In this tutorial we will use multipe layers to creat a basketbball motivational poster with photoshop.The main idea behind this photoshop poster tutorial is to use multiple images and get used to the way layer stacking works. Working with one image is great, but things get much more useful when you start bringing multiple images into one Photoshop document. There are going to be plenty of times where you want to take a layer from one image and add it into the one you’re working on. A great example would be blending multiple photos together to create some type of collage.
STEP 1: OPEN SEVERAL PHOTOS THAT YOU’D LIKE TO COMBINE
First off, open the photos that you’d like to combine into one image. Click on the File menu and choose Open. Then navigate to each photo aand click Open. Here, we’re going to combine three photos, so I’ve opened all three and can see them in my workspace.
Note: If you’re a Mac user, you’ll notice that I have the Application Frame turned off (Window> Application Frame) for the tutori- als in this book. I’ve also turned off the Open Documents as Tabs interface preference (Command- K [PC: Ctrl-K]), so that my image windows don’t appear tabbed.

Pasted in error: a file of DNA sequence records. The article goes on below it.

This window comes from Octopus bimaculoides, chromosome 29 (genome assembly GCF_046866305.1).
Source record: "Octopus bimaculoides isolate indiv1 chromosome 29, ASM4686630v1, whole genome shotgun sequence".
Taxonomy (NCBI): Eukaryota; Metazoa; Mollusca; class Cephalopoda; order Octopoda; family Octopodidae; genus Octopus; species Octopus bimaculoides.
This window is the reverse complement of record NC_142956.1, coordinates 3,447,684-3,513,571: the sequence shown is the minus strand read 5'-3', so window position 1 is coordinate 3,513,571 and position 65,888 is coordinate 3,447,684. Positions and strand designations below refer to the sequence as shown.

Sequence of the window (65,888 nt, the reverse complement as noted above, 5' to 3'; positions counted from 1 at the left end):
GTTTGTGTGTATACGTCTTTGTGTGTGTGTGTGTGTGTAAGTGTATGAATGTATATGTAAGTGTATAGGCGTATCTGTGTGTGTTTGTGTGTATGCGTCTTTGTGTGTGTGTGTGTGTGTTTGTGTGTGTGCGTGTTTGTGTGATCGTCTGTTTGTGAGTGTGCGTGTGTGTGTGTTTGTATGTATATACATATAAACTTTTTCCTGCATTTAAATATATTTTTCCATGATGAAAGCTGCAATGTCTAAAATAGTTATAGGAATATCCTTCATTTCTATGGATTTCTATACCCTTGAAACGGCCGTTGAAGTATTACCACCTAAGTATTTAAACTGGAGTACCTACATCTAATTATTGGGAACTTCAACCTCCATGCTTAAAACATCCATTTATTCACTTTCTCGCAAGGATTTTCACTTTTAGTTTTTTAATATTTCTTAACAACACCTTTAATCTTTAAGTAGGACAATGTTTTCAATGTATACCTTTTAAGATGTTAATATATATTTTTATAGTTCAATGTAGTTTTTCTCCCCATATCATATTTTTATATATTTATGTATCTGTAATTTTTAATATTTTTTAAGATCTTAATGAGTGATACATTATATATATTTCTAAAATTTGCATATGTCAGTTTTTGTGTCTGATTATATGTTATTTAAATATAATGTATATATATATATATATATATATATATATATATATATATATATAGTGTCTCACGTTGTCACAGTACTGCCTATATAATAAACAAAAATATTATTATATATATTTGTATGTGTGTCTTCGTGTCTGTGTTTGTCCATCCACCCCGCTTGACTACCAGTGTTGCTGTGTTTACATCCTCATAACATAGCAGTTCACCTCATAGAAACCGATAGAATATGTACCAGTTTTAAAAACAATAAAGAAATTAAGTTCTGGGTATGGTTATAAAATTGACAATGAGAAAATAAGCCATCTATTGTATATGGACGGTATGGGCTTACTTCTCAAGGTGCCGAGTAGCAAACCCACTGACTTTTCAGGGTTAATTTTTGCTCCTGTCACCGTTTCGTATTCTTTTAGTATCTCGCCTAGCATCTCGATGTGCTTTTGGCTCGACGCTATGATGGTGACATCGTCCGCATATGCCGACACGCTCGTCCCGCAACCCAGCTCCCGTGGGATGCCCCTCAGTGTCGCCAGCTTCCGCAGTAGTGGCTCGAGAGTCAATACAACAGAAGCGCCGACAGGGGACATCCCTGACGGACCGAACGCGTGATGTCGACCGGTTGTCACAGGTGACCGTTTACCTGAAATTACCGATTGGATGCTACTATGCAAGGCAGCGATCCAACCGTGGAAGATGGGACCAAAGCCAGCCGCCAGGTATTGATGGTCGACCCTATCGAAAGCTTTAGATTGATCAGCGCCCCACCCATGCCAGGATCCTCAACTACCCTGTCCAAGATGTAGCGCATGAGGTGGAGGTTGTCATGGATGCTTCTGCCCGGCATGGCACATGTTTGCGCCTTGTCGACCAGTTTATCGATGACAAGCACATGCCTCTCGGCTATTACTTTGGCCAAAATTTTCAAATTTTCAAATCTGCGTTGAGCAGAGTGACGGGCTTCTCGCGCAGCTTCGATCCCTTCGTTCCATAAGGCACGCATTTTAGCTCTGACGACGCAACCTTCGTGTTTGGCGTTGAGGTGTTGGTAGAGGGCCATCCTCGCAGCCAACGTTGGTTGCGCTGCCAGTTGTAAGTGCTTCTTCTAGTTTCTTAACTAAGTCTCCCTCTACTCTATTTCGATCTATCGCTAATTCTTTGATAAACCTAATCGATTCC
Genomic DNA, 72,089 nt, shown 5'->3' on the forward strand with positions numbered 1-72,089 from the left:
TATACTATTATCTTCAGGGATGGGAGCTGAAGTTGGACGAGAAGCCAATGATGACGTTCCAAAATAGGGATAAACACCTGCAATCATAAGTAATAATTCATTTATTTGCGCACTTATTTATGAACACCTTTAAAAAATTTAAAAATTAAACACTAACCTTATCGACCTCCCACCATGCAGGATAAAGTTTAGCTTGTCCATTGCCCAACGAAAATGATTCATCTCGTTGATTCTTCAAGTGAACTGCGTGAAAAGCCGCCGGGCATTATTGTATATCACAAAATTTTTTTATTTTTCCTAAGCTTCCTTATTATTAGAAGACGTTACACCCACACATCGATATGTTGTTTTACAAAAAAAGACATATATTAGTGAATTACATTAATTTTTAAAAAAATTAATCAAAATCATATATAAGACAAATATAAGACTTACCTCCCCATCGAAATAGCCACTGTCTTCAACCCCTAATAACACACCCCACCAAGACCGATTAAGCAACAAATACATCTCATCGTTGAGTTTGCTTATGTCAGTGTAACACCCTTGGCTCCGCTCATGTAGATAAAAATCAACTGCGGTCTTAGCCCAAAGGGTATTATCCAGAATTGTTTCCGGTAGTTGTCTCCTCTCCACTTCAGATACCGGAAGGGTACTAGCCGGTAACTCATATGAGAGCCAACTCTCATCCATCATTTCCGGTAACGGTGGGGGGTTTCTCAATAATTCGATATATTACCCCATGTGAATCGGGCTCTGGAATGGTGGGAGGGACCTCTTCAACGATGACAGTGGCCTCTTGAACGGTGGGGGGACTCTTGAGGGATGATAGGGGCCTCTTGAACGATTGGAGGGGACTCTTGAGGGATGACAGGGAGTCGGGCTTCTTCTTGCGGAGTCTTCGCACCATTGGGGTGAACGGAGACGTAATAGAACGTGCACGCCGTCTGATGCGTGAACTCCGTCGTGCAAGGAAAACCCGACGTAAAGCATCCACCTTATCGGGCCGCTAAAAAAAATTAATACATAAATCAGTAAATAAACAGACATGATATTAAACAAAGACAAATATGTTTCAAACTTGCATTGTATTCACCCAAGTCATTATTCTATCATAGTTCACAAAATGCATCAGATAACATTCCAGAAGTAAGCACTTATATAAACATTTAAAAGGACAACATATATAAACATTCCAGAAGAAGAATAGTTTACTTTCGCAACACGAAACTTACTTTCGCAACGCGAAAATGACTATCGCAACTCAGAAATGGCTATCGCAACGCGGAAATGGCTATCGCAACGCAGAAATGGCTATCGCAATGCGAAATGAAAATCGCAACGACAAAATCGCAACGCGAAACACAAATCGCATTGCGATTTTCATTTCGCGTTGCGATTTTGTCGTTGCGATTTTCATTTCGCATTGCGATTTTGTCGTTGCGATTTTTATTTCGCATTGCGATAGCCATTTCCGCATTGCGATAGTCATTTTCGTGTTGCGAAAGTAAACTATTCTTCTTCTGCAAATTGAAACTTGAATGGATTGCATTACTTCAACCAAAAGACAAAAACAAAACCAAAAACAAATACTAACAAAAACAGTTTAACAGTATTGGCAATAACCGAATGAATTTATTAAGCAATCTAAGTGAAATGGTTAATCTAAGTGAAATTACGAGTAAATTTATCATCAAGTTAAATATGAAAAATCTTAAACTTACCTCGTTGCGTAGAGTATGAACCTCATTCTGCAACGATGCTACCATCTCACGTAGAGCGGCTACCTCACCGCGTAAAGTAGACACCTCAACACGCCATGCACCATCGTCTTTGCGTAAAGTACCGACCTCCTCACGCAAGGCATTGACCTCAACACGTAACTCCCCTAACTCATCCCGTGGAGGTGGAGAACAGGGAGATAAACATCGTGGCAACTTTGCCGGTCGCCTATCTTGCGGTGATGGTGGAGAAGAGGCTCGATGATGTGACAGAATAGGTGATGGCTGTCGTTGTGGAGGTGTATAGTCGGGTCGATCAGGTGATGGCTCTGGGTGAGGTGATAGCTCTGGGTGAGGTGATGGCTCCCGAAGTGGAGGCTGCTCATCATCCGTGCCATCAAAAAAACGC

STEP 2: CREATE A NEW DOCUMENT TO HOLD YOUR NEW IMAGE
Now let’s create a brand new document to hold what we’re about to create. Click on the File menu and choose New. For this example, we’re going to create a promo card for a basketball team. I want my new document to be 7" tall by 5" wide, so change the unit of measurement to Inches (when you change the width it’ll automatically change the height, too), then enter 5 inches for Width and 7 inches for Height. Since we’re just display- ing this onscreen, change the resolution to 72 ppi. If we were going to print this, we’d probably use something between 240 ppi and 300 ppi. Click OK to create the new blank document.
STEP 3: COPY-AND-PASTE ONE OF THE PHOTOS INTO THE NEW DOCUMENT
We need to get the photos into the new blank document now. There are a couple ways to do this and each have their place. First, let’s try the one I use the most— copy-and-paste: Click on the photo of the half-basketball to bring it to the front and make it the active document. Click on the Select menu and choose All to select the entire image. Copy this selection by choosing Edit>Copy. Now, click over to the blank document and paste the copied photo into it by choosing Edit>Paste. By the way, we’re not going to use the Edit menu for these anymore. The key- board shortcuts for Copy and Paste are Command-C (PC: Ctrl-C) and Command-V (PC: Ctrl-V), respec- tively, and they work a lot faster.
STEP 4: NOTICE THE NEW LAYER IN THE BLANK DOCUMENT